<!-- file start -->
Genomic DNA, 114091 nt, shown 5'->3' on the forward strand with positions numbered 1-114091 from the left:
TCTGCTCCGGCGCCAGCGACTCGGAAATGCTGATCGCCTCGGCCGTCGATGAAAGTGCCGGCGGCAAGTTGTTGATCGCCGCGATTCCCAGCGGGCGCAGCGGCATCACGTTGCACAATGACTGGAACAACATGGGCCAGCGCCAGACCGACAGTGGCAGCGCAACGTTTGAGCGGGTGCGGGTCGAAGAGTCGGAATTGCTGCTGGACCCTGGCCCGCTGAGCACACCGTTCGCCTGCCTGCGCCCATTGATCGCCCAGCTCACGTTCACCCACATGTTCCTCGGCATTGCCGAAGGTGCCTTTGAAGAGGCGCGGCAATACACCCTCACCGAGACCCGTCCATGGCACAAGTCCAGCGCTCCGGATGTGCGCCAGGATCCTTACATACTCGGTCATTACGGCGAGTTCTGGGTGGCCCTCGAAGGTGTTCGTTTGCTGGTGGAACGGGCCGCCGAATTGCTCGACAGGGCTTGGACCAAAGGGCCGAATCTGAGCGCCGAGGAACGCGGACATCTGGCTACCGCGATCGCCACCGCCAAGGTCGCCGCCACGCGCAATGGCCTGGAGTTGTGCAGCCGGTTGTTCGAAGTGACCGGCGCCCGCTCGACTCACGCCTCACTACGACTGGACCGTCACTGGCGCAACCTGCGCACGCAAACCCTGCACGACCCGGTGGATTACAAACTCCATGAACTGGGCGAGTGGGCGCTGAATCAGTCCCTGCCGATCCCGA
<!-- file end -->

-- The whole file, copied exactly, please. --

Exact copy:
Genomic DNA, 114091 nt, shown 5'->3' on the forward strand with positions numbered 1-114091 from the left:
TCTGCTCCGGCGCCAGCGACTCGGAAATGCTGATCGCCTCGGCCGTCGATGAAAGTGCCGGCGGCAAGTTGTTGATCGCCGCGATTCCCAGCGGGCGCAGCGGCATCACGTTGCACAATGACTGGAACAACATGGGCCAGCGCCAGACCGACAGTGGCAGCGCAACGTTTGAGCGGGTGCGGGTCGAAGAGTCGGAATTGCTGCTGGACCCTGGCCCGCTGAGCACACCGTTCGCCTGCCTGCGCCCATTGATCGCCCAGCTCACGTTCACCCACATGTTCCTCGGCATTGCCGAAGGTGCCTTTGAAGAGGCGCGGCAATACACCCTCACCGAGACCCGTCCATGGCACAAGTCCAGCGCTCCGGATGTGCGCCAGGATCCTTACATACTCGGTCATTACGGCGAGTTCTGGGTGGCCCTCGAAGGTGTTCGTTTGCTGGTGGAACGGGCCGCCGAATTGCTCGACAGGGCTTGGACCAAAGGGCCGAATCTGAGCGCCGAGGAACGCGGACATCTGGCTACCGCGATCGCCACCGCCAAGGTCGCCGCCACGCGCAATGGCCTGGAGTTGTGCAGCCGGTTGTTCGAAGTGACCGGCGCCCGCTCGACTCACGCCTCACTACGACTGGACCGTCACTGGCGCAACCTGCGCACGCAAACCCTGCACGACCCGGTGGATTACAAACTCCATGAACTGGGCGAGTGGGCGCTGAATCAGTCCCTGCCGATCCCGA